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Measuring Vaccination Impact & Coverage

COVID-19 immunization will be carefully documented. British Columbia will closely monitor vaccine safety, uptake and effectiveness.

Last Updated: July 2, 2021

BCCDC vaccine administration and coverage data  

Doses administered

  • Find the number of COVID-19 vaccine first and second doses administered in B.C. on the British Columbia COVID-19 Dashboard. Refer to the “Vaccine Information” tab on the bottom to see the number of doses administered (i.e. injected) and the number of doses distributed  (i.e. shipped to BC).

Vaccination coverage

  • COVID-19 vaccination coverage is the percentage of people who have received one or more doses of COVID-19 vaccine in relation to the overall population.
  • Find vaccination coverage the regional level, by local health area (LHA) and by community health service area (CHSA) on the B.C. Surveillance Dashboard.

Community transmission and protection

All vaccines approved in Canada and available in B.C. are safe and effective and will help protect you against COVID-19. In clinical trials, those who had received a vaccine were significantly less likely to become sick with COVID-19, to end up in hospital, or to die from COVID-19.   

While some people may still get COVID-19 after they have been vaccinated, all vaccines have been shown to have a high level of protection against serious illness and death, and in those cases, the infection would typically be significantly less severe. 

COVID-19 is a relatively new disease. We are still learning how our immune system responds to it. We are also learning how long immunity lasts after getting COVID-19 or getting immunized.

Even after immunization being immunized, it continues to be very important to wash  your hands, physically distance, wear a mask, stay home when sick and follow public health guidelines. These methods of protection are still essential as our vaccine program rolls out.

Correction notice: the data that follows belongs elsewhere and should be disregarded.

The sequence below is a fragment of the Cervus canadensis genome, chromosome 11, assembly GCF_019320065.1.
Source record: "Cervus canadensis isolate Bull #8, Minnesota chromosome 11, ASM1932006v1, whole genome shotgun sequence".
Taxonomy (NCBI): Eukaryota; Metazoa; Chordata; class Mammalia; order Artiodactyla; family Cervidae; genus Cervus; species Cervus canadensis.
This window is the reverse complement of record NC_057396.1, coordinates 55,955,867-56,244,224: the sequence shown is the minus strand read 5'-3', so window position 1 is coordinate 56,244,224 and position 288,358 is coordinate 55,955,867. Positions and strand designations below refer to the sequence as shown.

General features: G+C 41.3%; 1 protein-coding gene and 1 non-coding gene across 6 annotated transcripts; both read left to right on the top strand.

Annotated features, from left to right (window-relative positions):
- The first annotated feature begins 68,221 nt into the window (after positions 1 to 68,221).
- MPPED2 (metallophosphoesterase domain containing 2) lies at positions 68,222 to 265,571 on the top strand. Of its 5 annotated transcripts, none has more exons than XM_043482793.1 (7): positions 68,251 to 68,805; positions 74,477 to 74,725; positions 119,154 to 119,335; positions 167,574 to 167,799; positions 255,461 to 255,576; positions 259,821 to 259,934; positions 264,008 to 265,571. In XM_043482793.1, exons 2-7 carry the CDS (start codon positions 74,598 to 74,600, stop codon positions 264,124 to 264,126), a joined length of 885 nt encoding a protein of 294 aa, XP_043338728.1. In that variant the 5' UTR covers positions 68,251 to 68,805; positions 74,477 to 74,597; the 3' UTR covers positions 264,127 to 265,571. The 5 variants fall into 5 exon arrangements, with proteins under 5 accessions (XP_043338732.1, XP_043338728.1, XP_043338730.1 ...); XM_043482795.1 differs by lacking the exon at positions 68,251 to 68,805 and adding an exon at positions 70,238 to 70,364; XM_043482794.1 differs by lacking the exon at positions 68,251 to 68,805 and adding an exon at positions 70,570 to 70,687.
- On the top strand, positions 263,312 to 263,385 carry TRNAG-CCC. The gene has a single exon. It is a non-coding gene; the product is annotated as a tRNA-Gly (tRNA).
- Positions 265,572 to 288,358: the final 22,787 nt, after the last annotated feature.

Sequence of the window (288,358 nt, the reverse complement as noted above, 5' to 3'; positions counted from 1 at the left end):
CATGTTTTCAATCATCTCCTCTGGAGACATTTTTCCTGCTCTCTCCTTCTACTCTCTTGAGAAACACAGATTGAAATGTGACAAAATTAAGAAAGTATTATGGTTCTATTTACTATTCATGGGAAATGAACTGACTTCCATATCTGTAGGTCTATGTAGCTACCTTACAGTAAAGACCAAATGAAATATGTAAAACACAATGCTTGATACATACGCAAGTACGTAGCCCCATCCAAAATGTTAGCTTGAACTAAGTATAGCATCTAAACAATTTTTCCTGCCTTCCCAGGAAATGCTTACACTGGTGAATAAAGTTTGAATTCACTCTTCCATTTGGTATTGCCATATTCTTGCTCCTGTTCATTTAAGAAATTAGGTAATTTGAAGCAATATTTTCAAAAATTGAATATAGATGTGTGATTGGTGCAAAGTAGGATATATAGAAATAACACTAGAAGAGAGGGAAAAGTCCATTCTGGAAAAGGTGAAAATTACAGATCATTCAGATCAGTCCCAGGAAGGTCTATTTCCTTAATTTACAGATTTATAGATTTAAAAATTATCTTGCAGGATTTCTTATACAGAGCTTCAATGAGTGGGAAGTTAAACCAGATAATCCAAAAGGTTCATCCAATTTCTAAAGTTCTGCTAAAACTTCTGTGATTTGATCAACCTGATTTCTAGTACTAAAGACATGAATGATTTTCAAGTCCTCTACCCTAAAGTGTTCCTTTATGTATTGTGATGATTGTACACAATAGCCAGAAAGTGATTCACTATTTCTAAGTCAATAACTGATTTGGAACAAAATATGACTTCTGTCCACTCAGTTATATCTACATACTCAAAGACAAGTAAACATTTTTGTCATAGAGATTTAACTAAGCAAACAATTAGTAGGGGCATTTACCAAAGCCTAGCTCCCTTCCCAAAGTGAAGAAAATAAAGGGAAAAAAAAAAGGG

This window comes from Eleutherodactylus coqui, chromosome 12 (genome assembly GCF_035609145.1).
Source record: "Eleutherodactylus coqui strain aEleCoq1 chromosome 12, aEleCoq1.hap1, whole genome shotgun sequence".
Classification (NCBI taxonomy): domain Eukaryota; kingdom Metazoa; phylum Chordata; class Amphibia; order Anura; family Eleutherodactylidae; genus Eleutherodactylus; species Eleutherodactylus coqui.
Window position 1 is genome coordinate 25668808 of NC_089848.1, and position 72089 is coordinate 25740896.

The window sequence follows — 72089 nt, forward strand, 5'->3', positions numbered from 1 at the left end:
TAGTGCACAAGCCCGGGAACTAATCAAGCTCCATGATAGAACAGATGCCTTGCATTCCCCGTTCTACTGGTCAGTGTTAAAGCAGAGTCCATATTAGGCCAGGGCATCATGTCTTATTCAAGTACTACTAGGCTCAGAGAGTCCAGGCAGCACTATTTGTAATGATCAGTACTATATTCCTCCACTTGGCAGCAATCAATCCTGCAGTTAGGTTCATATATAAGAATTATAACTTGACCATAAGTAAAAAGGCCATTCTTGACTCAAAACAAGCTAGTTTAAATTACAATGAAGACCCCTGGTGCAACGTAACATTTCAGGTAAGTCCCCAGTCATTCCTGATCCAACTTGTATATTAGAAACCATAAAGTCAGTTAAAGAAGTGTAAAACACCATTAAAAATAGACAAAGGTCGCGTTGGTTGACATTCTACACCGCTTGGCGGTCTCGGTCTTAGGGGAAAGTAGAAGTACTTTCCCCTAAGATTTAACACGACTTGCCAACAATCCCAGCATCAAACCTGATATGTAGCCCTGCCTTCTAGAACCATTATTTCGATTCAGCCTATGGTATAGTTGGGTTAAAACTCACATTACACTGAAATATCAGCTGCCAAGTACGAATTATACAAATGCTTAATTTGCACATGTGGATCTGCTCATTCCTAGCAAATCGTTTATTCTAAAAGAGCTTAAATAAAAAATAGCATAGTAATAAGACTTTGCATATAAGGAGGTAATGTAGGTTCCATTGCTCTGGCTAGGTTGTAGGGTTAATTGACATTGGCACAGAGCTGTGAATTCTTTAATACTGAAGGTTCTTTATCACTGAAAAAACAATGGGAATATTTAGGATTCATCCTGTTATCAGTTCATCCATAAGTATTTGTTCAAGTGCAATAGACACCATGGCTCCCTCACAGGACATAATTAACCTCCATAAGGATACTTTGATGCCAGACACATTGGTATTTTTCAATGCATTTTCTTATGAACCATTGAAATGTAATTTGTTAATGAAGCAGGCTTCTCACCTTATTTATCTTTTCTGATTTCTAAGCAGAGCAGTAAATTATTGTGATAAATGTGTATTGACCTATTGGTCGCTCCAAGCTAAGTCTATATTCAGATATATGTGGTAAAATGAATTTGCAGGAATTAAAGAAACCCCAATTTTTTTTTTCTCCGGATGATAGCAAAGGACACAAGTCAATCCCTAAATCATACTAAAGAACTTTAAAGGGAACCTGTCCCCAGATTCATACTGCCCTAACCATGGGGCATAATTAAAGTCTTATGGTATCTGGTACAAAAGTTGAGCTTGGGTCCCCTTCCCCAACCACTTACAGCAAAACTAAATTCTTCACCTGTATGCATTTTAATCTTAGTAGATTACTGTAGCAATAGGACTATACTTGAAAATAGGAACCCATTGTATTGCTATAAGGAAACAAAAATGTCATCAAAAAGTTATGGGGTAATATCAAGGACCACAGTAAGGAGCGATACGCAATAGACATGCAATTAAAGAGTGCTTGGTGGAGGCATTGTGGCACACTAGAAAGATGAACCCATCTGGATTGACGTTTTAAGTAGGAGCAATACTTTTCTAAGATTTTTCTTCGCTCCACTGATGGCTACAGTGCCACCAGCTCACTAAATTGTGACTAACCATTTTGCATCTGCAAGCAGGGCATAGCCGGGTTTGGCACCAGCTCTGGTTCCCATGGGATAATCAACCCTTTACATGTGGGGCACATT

Vaccine effectiveness results: Protection after the first dose

Research findings in British Columbia show that a single dose of a COVID-19 mRNA vaccine reduced the risk of getting sick from COVID-19:

  • Risk reduced by two-thirds in adults 70 years of age and older during the peak of the spring 2021 wave in B.C. when Alpha (B.1.1.7) and Gamma (P.1) variants made up 70% of circulating strains. Learn more about the results 
  • Risk reduced by 80% in long-term care residents and health care workers, the first people to be vaccinated in B.C. There was also a reduction in hospitalizations and deaths among vaccinated long-term care residents. Learn more about the results.

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Vaccines begin to work a couple of weeks after vaccination. 

The  findings from B.C. are comparable to vaccine effectiveness results released in other parts of the world. Together, the studies reinforce the substantial protection afforded by even a single dose of COVID-19 vaccine. Getting two doses remains very important for long-term protection.